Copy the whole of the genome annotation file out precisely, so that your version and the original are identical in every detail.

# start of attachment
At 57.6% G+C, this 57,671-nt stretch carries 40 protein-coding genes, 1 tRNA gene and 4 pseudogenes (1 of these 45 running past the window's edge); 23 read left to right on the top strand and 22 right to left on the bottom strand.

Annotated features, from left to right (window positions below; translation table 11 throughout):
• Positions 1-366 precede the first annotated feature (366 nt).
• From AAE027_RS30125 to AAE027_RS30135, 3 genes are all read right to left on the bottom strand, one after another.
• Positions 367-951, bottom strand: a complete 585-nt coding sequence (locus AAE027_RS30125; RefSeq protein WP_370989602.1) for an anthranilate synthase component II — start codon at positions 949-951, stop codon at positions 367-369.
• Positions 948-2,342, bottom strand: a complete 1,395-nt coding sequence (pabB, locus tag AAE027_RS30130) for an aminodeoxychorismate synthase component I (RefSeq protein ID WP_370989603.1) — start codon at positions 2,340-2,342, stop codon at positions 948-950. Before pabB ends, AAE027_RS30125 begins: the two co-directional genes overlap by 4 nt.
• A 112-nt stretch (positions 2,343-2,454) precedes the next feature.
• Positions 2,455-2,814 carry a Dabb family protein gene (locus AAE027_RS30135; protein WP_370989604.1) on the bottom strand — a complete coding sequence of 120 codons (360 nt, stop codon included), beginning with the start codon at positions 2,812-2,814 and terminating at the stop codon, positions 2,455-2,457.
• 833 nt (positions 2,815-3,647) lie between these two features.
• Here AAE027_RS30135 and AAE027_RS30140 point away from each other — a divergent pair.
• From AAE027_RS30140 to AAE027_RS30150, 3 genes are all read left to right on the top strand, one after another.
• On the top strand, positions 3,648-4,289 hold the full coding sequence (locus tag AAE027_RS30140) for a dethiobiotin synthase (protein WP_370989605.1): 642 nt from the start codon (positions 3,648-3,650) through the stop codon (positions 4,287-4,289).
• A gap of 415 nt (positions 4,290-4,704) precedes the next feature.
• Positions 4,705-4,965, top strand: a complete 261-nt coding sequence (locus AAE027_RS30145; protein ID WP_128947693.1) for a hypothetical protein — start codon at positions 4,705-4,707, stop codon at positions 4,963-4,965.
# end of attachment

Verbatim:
At 57.6% G+C, this 57,671-nt stretch carries 40 protein-coding genes, 1 tRNA gene and 4 pseudogenes (1 of these 45 running past the window's edge); 23 read left to right on the top strand and 22 right to left on the bottom strand.

Annotated features, from left to right (window positions below; translation table 11 throughout):
• Positions 1-366 precede the first annotated feature (366 nt).
• From AAE027_RS30125 to AAE027_RS30135, 3 genes are all read right to left on the bottom strand, one after another.
• Positions 367-951, bottom strand: a complete 585-nt coding sequence (locus AAE027_RS30125; RefSeq protein WP_370989602.1) for an anthranilate synthase component II — start codon at positions 949-951, stop codon at positions 367-369.
• Positions 948-2,342, bottom strand: a complete 1,395-nt coding sequence (pabB, locus tag AAE027_RS30130) for an aminodeoxychorismate synthase component I (RefSeq protein ID WP_370989603.1) — start codon at positions 2,340-2,342, stop codon at positions 948-950. Before pabB ends, AAE027_RS30125 begins: the two co-directional genes overlap by 4 nt.
• A 112-nt stretch (positions 2,343-2,454) precedes the next feature.
• Positions 2,455-2,814 carry a Dabb family protein gene (locus AAE027_RS30135; protein WP_370989604.1) on the bottom strand — a complete coding sequence of 120 codons (360 nt, stop codon included), beginning with the start codon at positions 2,812-2,814 and terminating at the stop codon, positions 2,455-2,457.
• 833 nt (positions 2,815-3,647) lie between these two features.
• Here AAE027_RS30135 and AAE027_RS30140 point away from each other — a divergent pair.
• From AAE027_RS30140 to AAE027_RS30150, 3 genes are all read left to right on the top strand, one after another.
• On the top strand, positions 3,648-4,289 hold the full coding sequence (locus tag AAE027_RS30140) for a dethiobiotin synthase (protein WP_370989605.1): 642 nt from the start codon (positions 3,648-3,650) through the stop codon (positions 4,287-4,289).
• A gap of 415 nt (positions 4,290-4,704) precedes the next feature.
• Positions 4,705-4,965, top strand: a complete 261-nt coding sequence (locus AAE027_RS30145; protein ID WP_128947693.1) for a hypothetical protein — start codon at positions 4,705-4,707, stop codon at positions 4,963-4,965.